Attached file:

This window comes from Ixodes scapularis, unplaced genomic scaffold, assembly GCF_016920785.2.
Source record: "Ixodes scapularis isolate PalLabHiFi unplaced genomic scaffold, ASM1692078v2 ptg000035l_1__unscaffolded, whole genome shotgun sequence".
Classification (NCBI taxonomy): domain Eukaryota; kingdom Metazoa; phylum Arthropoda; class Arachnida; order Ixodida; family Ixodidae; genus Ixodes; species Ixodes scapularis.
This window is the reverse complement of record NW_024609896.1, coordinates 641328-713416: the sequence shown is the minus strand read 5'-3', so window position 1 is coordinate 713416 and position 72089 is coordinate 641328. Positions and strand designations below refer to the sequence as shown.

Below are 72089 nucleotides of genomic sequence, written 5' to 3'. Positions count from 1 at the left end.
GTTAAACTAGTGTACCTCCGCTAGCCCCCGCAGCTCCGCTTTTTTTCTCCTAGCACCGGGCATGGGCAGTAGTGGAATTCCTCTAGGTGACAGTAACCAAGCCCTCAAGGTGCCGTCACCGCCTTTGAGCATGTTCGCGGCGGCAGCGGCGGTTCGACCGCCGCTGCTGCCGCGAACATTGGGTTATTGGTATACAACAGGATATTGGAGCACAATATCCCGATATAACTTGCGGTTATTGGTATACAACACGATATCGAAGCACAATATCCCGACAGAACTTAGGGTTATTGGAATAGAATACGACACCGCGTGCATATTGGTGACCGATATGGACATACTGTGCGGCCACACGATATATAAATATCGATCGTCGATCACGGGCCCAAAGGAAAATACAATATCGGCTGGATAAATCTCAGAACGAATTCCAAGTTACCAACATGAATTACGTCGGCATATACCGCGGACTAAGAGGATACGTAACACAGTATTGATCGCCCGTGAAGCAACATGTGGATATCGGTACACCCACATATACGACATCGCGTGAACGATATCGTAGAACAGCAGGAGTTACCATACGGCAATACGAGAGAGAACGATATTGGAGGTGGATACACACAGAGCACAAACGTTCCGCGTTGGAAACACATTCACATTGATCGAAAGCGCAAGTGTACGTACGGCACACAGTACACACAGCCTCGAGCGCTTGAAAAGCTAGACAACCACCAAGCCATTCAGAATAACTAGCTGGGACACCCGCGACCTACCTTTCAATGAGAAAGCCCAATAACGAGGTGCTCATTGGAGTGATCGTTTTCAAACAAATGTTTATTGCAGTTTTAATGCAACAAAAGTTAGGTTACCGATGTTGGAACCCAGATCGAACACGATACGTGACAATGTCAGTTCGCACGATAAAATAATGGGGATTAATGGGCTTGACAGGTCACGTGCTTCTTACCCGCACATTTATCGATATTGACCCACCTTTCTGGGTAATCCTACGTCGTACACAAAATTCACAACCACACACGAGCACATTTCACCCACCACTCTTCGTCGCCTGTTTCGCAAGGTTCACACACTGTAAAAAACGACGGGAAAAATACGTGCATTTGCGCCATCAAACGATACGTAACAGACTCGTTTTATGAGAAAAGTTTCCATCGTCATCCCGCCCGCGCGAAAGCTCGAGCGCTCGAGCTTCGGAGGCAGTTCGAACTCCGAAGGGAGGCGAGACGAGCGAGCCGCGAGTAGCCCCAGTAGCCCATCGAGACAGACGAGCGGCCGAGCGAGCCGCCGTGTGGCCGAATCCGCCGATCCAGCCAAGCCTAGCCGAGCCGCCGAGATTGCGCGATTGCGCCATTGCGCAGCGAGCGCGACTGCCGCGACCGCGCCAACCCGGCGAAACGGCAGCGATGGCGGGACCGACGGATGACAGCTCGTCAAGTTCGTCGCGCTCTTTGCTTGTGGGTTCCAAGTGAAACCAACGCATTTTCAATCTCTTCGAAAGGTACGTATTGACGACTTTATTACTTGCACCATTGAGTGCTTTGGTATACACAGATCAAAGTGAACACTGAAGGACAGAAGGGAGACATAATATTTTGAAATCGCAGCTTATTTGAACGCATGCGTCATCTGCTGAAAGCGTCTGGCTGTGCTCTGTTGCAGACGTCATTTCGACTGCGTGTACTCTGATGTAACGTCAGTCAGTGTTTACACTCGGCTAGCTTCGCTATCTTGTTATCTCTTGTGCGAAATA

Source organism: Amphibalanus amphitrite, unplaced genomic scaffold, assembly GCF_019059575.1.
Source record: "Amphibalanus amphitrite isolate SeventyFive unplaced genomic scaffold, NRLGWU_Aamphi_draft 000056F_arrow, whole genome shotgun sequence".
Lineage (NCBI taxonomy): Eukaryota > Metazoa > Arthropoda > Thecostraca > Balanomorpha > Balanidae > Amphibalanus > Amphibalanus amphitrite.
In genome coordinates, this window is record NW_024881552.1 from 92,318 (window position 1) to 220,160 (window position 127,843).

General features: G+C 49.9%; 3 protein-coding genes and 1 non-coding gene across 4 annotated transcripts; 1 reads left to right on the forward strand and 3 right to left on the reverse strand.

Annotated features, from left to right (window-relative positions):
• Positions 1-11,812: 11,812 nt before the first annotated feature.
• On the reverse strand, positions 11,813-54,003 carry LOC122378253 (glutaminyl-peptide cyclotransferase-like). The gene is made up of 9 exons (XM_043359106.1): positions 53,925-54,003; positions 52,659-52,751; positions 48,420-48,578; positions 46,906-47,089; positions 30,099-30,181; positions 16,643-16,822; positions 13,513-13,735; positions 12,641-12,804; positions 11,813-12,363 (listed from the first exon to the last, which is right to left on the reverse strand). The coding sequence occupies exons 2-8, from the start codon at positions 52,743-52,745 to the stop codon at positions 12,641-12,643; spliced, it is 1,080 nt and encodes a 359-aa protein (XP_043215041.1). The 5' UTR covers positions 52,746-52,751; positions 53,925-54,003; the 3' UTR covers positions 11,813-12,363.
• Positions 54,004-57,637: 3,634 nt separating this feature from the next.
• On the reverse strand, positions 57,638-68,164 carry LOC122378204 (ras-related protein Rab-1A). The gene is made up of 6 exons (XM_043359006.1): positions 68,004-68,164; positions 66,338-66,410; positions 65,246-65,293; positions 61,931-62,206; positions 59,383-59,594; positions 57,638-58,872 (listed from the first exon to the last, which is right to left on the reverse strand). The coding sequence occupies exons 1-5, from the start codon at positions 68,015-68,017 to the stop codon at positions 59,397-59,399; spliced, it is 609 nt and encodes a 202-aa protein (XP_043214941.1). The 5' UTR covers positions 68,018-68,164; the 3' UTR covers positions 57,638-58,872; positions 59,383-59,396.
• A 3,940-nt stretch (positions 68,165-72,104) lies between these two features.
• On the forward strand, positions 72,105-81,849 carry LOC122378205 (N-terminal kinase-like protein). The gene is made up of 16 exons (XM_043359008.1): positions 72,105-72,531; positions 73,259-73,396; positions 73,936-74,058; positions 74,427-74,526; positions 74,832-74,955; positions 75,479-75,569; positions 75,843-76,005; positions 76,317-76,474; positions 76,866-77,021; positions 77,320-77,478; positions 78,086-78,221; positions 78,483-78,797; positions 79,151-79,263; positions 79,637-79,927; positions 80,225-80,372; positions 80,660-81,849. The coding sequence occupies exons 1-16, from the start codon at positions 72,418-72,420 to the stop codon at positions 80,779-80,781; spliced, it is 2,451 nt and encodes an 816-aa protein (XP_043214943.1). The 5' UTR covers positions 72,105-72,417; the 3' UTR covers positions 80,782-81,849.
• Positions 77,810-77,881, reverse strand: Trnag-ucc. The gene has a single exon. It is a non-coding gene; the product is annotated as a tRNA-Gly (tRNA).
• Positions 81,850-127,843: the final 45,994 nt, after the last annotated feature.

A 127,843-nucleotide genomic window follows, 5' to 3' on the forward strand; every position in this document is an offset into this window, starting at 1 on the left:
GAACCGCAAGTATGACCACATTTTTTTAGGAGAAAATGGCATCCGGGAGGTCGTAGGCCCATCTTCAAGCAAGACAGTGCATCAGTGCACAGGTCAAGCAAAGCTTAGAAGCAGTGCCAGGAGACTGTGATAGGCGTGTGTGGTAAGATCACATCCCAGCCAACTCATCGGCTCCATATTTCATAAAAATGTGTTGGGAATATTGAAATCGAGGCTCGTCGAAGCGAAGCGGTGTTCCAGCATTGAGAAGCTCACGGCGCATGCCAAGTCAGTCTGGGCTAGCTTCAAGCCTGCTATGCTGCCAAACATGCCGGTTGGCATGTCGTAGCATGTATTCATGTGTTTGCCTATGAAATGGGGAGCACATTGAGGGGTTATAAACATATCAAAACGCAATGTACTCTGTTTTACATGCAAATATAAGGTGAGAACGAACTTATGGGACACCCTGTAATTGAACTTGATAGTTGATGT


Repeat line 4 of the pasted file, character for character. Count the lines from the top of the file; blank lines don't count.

This window is the reverse complement of record NW_024609896.1, coordinates 641328-713416: the sequence shown is the minus strand read 5'-3', so window position 1 is coordinate 713416 and position 72089 is coordinate 641328. Positions and strand designations below refer to the sequence as shown.